ISLAMABAD -- An official from the Pakistan People's Party (PPP) has said that party leader Asif Ali Zardari, the widower of assassinated former Pakistani Prime Minister Benazir Bhutto, will be a candidate for president.
Pakistan's uneasy coalition partners have been discussing who should be the next president as militant violence added to a sense of urgency for them to get down to tackling security and economic problems.
Insecurity, combined with uncertainty over the future of the government and worry about the economy, has undermined investor confidence and sent the country's financial markets on a downward spiral.
Investors and allies had hoped the resignation of Pervez Musharraf as president on August 18 would end wrangling, but the main coalition parties have been unable to settle a dispute over the judiciary that threatens to end their alliance.
Another divisive issue is the next president.
A presidential election by members of the country's four provincial assemblies and the national parliament will be held on September 6.
Several senior Bhutto party officials have been in the eastern city of Lahore to discuss the issue with former Prime Minister Nawaz Sharif, who heads the second biggest party in the coalition.
"They will discuss it and seek Mr. Sharif's opinion on the issue because we want a joint candidate for the race," said Bhutto party spokesman Jameel Soomro.
Pakistan's stocks and currency strengthened when Musharraf stepped down on August 18 but have weakened with no end in sight to the infighting between the two main coalition parties.
The rupee set a new low of about 77.15 to the dollar on August 22 before recovering very slightly, while stocks finished 2.4 percent lower.
Pakistan's stock market, which rose for six consecutive years to 2007, and was one of the best-performing markets in Asia in that period, has fallen about 29 percent this year.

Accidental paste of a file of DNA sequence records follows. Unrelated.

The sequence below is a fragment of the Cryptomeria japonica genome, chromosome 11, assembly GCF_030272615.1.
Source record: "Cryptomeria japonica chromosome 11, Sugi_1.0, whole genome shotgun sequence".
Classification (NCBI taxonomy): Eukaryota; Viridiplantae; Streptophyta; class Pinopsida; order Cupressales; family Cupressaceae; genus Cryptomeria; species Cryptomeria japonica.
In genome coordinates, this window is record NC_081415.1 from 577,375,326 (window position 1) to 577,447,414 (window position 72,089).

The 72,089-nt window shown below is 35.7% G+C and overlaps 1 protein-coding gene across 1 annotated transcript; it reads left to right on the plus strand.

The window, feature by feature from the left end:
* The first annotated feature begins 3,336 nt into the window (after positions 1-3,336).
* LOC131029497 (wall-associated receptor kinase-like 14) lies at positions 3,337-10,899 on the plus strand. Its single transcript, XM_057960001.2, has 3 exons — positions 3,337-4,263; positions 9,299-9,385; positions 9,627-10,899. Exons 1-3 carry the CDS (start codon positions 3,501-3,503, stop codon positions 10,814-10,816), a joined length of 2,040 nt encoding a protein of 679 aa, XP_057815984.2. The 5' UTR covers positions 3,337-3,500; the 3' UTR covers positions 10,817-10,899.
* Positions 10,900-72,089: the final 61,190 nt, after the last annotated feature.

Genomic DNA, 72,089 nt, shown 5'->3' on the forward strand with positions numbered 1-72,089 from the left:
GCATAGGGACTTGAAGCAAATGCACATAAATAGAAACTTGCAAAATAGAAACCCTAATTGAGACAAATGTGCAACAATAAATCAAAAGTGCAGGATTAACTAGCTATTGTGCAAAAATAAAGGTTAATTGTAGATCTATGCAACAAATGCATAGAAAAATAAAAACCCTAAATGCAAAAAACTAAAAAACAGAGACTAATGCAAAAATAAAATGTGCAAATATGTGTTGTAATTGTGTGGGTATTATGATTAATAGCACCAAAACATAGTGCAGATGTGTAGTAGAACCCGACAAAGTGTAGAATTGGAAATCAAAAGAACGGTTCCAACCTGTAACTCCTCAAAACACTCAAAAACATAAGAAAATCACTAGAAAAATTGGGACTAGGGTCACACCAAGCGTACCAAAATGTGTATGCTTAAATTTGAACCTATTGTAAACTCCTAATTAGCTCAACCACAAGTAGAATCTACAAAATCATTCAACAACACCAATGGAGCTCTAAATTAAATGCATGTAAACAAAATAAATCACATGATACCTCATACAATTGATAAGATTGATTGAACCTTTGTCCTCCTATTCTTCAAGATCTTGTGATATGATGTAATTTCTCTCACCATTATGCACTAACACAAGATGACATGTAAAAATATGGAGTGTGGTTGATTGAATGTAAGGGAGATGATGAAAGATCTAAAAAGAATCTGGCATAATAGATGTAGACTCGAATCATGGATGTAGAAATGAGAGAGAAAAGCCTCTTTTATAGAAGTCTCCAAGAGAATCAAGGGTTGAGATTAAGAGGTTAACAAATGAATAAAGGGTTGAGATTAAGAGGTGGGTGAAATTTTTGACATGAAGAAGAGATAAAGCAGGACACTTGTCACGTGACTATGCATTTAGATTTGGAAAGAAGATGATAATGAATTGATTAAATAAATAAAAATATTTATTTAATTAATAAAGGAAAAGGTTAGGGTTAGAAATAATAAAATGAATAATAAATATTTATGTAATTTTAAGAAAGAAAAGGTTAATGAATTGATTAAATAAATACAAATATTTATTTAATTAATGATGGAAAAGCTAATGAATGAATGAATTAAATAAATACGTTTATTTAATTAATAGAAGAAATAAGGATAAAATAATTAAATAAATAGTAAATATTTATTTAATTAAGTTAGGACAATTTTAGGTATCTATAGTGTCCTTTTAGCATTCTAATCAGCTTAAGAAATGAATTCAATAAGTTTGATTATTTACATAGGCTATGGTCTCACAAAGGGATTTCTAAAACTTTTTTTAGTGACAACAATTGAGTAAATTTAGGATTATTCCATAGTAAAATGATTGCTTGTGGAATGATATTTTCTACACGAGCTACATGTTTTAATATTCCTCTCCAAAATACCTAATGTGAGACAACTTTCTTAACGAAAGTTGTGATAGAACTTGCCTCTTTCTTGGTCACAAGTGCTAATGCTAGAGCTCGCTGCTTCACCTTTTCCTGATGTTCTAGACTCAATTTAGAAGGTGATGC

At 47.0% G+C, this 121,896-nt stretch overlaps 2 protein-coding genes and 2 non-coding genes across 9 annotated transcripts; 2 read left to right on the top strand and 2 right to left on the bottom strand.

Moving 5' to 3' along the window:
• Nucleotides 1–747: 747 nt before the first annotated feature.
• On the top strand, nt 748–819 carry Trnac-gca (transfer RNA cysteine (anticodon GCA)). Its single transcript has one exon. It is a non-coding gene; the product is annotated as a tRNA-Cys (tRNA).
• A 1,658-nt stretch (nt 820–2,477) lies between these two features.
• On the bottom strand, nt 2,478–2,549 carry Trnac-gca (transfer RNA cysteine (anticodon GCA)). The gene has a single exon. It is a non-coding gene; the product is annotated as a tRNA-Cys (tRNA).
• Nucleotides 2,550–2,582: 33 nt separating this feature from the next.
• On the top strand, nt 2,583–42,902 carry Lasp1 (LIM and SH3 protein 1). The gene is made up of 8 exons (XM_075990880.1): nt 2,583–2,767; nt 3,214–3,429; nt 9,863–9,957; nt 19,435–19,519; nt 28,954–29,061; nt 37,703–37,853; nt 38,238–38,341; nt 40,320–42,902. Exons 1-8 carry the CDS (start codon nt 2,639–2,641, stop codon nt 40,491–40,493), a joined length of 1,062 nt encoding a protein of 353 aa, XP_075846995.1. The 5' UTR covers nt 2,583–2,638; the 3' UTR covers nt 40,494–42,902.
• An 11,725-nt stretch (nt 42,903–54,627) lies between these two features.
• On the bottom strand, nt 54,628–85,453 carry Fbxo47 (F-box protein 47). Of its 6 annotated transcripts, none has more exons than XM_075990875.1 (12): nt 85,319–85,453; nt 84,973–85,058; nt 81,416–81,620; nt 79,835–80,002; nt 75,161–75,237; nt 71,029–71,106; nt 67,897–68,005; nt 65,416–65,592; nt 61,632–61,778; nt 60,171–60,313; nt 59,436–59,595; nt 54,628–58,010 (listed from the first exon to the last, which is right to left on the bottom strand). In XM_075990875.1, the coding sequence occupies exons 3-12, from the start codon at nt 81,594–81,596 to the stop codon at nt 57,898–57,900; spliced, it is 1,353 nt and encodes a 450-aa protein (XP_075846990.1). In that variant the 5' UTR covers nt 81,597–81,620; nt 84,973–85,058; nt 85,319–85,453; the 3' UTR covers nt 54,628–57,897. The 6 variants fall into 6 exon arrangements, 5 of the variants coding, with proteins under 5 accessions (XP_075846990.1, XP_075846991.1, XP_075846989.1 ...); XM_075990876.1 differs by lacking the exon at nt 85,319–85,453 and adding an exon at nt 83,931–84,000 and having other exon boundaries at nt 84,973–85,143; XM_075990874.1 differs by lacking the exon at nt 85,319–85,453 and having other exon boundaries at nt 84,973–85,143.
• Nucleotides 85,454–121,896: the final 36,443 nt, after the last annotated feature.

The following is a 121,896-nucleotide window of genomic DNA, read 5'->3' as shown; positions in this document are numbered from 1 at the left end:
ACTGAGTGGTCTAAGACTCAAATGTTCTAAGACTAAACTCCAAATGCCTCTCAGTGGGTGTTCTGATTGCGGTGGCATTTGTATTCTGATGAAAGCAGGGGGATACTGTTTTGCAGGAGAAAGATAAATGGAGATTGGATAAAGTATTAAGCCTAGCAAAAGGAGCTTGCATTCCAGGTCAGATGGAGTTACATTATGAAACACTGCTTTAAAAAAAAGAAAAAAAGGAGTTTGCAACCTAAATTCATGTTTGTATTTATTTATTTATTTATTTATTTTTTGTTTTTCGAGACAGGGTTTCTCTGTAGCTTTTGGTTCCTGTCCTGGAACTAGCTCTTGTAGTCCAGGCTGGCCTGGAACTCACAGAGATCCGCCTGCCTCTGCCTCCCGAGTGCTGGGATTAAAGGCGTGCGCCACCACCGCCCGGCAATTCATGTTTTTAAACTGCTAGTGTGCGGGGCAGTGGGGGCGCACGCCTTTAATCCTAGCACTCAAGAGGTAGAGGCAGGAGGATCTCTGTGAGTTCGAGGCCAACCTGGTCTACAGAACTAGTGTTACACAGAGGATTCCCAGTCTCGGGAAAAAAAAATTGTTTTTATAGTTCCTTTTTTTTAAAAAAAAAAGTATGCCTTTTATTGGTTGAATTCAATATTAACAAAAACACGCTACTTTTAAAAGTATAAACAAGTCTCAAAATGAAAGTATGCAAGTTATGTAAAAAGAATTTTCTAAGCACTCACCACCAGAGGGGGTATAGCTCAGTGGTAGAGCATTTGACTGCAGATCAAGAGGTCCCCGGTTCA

The PPP and Sharif's party were bitter rivals during the 1990s when Bhutto and Sharif served two terms as prime minister. Thrown together by opposition to Musharraf, differences are likely to loom larger now that he has gone, analysts say.
Their main dispute is over the fate of judges Musharraf purged last year.
Sharif has been demanding they be restored to the bench and had threatened to pull his party out of the coalition if that is not done.
Bhutto's party is reluctant to restore the judges because of concern the deposed chief justice might take up challenges to an amnesty from graft charges granted to Zardari and other party leaders last year, analysts say.
Sharif let another deadline for the restoration of the judges pass on August 22 saying he had agreed to a parliamentary debate on the issue, while setting a new deadline of August 27.
Sharif withdrew his ministers from the cabinet after Bhutto's party missed an earlier deadline. But even if his party were to move to the opposition benches in parliament it would not force a parliamentary election, analysts say.
Bhutto's party is the biggest in parliament and should be able to gather enough support to remain in government.
As the politicians bicker, militant violence has surged.
Troops have reportedly killed 35 militants in fighting in the Swat Valley northwest of Islamabad shortly after a suicide car-bomber killed eight policemen.
On August 21, two suicide bombers killed about 70 people outside the country's main defense-industry complex near Islamabad.